As I pen this, President Bush (yes, he’s still President) will take the podium at a surprise news conference in which he’ll presumably field questions (not shoes) hurled from journalists. He’ll certainly have a rich choice of timely news topics on which to opine given the unmitigated mess with which he’s leaving our next President.
But what is the real purpose of this sudden desire talk to the American people – his first presser since that fateful Baghdadian brouhaha on December 14? Surely, any new policy initiatives will have little weight eight days before the Bushies bid us all adieu. Sadly, I suspect that this high profile appearance is just another cog in this administration’s recent full court press (“legacy tour“) to re-shape how it will be remembered.
So the question I have is whether eight years of malfeasance can be swept under the carpet with a slurry of mainstream media interviews? Has today’s media environment, which produces a relentless stream of news from countless sources (and shortened public attention spans), enable this administration to alter Mr. Bush’s presumed legacy of the worst President in American history?
In an opinion piece titled “Eight Years of Madoffs,” New York Times columnist Frank Rich recounts the myriad transgressions and scandals this administration foisted on the American people during its reign. One example he cites is the recent government study on the “nation-building” fiasco in Iraq, which cost American taxpayers tens of billions of dollars in fraudulent waste.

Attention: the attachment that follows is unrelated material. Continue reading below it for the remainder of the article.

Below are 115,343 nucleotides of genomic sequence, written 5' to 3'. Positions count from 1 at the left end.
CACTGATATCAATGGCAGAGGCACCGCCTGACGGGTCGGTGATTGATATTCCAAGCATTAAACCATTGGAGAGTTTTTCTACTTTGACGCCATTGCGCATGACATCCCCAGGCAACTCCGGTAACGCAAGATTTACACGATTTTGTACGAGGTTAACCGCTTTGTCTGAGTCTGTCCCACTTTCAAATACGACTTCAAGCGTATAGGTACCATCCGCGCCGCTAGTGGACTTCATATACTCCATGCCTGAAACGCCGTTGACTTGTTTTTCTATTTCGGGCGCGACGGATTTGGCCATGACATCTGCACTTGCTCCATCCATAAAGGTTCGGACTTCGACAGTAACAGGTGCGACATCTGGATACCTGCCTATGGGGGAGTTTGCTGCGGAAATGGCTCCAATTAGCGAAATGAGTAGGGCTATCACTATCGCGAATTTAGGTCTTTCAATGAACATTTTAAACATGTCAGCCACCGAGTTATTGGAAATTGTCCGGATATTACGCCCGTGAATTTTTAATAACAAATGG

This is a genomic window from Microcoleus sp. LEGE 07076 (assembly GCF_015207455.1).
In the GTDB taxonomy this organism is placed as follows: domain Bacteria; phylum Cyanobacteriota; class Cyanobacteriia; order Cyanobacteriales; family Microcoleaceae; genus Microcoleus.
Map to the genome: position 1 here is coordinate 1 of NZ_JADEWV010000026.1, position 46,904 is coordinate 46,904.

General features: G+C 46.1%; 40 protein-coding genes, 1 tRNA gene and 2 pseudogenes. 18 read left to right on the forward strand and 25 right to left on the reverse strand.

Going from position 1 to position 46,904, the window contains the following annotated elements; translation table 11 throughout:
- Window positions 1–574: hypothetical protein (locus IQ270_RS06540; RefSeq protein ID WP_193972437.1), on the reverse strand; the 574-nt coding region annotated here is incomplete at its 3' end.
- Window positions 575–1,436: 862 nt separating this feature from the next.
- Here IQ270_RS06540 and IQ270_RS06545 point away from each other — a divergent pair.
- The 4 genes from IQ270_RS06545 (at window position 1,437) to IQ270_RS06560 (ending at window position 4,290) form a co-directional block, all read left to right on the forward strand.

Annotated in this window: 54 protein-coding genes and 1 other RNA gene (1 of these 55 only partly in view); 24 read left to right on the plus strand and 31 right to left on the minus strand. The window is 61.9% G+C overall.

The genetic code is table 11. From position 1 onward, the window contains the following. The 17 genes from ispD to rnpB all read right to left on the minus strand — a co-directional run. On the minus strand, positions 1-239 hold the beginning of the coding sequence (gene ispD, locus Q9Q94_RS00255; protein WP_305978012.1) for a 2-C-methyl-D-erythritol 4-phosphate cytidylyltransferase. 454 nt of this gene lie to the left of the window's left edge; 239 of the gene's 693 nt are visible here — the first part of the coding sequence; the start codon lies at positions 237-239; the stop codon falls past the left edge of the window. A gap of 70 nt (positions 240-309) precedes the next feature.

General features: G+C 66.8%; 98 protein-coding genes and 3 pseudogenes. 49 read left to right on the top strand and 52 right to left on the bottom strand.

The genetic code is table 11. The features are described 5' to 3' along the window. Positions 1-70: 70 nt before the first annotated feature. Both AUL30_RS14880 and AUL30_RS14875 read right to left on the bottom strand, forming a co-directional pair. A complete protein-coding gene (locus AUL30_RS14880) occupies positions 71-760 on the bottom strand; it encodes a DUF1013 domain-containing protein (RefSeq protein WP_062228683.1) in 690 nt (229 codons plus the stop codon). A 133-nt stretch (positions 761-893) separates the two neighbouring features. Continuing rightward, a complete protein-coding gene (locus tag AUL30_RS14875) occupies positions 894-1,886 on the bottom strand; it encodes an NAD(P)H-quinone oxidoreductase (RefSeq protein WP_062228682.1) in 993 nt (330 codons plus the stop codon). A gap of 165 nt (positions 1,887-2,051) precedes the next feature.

It wasn’t the amount or the ineptitude of the crime on which Rich focused, but rather the scant attention it earned in the national news media:
“Whatâ€™s most remarkable about the Times article, however, is how little stir it caused. When, in 1971, The Times got its hands on the Pentagon Papers, the internal federal history of the Vietnam disaster, the revelations caused a national uproar. But after eight years of battering by Bush, the nation has been rendered half-catatonic. The Iraq Pentagon Papers sank with barely a trace.”
So I wonder whether Mr. Bush’s recent PR strategy to align and deploy in the MSM his most trusted aides — Condi, Cheney, Laura and Dana — can achieve the same goals they might when he first took office given the vastly changed media landscape?
To its credit, one MSM outlet, the Washington Post, today announced its own “The Bush-Cheney Legacy Project” in an effort to more accurately capture and preserve the last eight years. Let’s hope it gains a digital foothold.
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